A tour of the carbon plain
2009/01/01 Roa Zubia, Guillermo - Elhuyar Zientzia Iturria: Elhuyar aldizkaria
Graphite is used to harm arches. In fact, the pencil leaves a black line on the paper, as it releases small fragments of the graphite along with other components. These parts are not complete fragments of graphite, but groups of atomic planes. This is because the bond between the carbon atoms present on the same plane is very strong, while the bond between planes is very weak.
It is not possible to separate one of these planes with a pencil, but if one could divide the result would be graphene, one of the stars of science of the current materials. Andre Geim and Philip Kim were the American physicists at Columbia University who first isolated in 2004. In fact, physicists took advantage of the pencil idea. And they continue to take advantage of this idea.
Something similar is done; instead of passing the pencil over the paper, they rub a piece of microscopic graphite against a silicon sheet. This also does not release a single plane of carbon atoms, but a fraction of approximately 100 planes thick. From that moment on they use adhesive tape. Paste on both faces a small slice which they got and pull by hand. Doing this over and over, they end up getting fragments from a single plane. Obtaining graphene. It is not a very technological process. Columbia University has paid $10 for this work to a fellow.
By isolating a single plane, physicists dazzle. The atoms of this plane should no longer share electrons with atoms of another plane, which radically changes the situation. In the state formed by two planes, some electrons moved freely through the groove between the two planes, but not very quickly. The electric current was easily generated, but with some resistance. In the state of a single plane, on the contrary, electrons move quickly on the plane – and below –, practically without obstacles.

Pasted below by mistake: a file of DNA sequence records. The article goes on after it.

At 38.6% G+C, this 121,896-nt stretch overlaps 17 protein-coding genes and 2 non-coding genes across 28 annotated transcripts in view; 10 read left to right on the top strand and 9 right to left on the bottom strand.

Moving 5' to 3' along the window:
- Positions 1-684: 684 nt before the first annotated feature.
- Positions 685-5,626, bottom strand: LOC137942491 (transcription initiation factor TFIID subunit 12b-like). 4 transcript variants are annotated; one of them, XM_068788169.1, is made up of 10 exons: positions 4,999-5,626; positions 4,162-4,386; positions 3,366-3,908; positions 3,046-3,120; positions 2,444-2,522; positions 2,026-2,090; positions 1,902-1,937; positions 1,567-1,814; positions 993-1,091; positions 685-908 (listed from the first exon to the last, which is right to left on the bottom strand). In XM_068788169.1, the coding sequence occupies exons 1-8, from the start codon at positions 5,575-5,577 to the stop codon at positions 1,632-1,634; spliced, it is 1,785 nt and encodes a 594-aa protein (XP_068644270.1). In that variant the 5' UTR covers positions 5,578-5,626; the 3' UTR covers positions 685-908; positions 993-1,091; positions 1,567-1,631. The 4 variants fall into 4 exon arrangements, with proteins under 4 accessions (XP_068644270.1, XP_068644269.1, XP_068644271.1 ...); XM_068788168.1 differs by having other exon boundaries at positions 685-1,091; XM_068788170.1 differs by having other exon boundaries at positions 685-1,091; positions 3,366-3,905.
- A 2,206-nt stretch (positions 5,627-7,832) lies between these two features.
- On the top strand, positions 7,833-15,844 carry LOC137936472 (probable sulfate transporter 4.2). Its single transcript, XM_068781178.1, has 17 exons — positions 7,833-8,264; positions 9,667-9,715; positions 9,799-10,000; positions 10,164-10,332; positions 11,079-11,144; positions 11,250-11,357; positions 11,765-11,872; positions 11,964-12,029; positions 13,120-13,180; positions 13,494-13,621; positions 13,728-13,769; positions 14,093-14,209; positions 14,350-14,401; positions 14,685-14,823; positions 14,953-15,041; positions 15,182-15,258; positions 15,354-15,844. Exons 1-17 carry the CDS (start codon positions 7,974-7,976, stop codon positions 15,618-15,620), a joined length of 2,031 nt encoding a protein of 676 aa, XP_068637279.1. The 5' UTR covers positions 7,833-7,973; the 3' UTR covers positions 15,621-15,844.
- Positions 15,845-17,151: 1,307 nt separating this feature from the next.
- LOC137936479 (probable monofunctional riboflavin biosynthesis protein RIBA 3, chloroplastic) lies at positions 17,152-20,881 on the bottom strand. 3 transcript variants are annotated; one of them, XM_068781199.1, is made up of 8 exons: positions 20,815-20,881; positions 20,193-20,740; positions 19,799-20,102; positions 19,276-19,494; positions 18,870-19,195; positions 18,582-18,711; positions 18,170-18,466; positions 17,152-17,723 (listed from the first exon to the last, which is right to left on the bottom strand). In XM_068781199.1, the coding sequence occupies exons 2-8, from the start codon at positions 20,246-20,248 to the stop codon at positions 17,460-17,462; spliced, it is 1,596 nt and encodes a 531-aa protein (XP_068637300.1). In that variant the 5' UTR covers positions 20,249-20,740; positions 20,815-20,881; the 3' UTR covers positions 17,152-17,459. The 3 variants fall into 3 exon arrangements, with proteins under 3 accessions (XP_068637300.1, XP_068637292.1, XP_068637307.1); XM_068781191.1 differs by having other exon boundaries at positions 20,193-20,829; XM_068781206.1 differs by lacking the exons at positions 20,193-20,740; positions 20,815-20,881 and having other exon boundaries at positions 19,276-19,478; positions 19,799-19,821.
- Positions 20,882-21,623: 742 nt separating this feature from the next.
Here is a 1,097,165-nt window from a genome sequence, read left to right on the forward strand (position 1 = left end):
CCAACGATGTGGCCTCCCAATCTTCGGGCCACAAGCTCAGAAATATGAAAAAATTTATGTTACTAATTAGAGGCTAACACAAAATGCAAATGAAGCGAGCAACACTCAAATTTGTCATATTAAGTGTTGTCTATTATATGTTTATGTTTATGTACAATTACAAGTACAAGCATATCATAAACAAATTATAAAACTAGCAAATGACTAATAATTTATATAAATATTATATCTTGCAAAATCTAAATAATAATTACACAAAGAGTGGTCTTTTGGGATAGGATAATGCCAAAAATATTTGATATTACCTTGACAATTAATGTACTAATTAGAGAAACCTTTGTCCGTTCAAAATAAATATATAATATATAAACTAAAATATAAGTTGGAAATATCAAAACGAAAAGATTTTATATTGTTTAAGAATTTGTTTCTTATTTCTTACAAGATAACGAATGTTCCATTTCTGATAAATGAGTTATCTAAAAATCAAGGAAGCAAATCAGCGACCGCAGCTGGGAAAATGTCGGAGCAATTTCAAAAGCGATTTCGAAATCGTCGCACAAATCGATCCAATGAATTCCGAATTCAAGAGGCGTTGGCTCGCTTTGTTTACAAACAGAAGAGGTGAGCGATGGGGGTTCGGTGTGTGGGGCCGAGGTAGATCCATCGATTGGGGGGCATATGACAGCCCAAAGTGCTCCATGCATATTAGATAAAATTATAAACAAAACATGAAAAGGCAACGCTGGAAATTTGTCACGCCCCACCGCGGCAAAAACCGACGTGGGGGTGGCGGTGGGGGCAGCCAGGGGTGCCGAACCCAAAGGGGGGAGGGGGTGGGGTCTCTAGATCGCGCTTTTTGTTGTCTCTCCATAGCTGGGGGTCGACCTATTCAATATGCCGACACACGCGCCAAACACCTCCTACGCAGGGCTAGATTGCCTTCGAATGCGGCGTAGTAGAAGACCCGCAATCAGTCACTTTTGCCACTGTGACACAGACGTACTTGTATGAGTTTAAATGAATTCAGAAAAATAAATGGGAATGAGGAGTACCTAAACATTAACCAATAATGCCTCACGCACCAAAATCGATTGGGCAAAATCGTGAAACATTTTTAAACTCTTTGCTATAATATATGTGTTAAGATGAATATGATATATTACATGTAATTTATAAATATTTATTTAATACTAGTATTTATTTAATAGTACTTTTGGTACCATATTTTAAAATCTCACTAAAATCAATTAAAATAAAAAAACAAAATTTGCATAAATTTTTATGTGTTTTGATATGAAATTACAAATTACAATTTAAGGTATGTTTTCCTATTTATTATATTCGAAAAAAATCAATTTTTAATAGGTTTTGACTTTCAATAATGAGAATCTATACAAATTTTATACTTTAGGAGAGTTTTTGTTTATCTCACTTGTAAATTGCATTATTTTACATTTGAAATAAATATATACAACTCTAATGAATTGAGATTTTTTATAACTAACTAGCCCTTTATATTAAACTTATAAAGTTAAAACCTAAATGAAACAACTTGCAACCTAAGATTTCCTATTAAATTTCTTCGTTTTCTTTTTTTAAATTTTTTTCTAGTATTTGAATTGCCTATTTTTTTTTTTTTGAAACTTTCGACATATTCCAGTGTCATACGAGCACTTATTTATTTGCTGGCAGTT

They move much faster than in a metal. Some physicists claim that they move 400 times more slowly than the speed of light; if that is true, the speed is very fast, remarkable for the effect of relativity. Although the data is not accurate, they are very fast electrons.
This suggests that graphene is a great electric conductor as a metal. The truth is that in some cases it can behave like a metal, but in general it is a semiconductor and very good semiconductor.
Explained very simply, in a material, the lower the temperature, the less the nuclei of atoms vibrate. And there are fewer obstacles to moving electrons, the electric current. Drivers therefore drive better cold electricity than if they are heated. However, in graphene there are hardly any differences and it has the same electrical properties as in cold at room temperature.
In addition, its dimensions are very small (thickness of an atom, length and width of as many atoms as desired), which seems an appropriate material for the development of nanoscopic transistors. Many experts consider that at some point it has many possibilities of being a substitute for silicon.
It has other special electrical properties. For example, they often highlight the quantum effect Hall, which appears in graphene at room temperature and not in other materials. This effect is related to the interaction between material and magnetic fields and may have relevance in electronic graphene applications.
Of course, graphene will be useful in the microelectronics industry if, among other things, a serial manufacturing technique is invented. The adhesive tape method is useful for the needs of a research laboratory, but not for obtaining large quantities.
There are several proposals for mass production of graphene. Recently, for example, experts from UCLA University of California have developed a technique. The idea is simple: oxidize the graphite and then reduce it. Apparently it is two opposite chemical reactions, so the logic indicates that once produced both would recover the initial graphite. That's not the case. Oxidation consists in the insertion of oxygen atoms between graphite planes and the release of graphene sheets after their reduction. According to the researchers, what is achieved is a graphene of very high conductivity.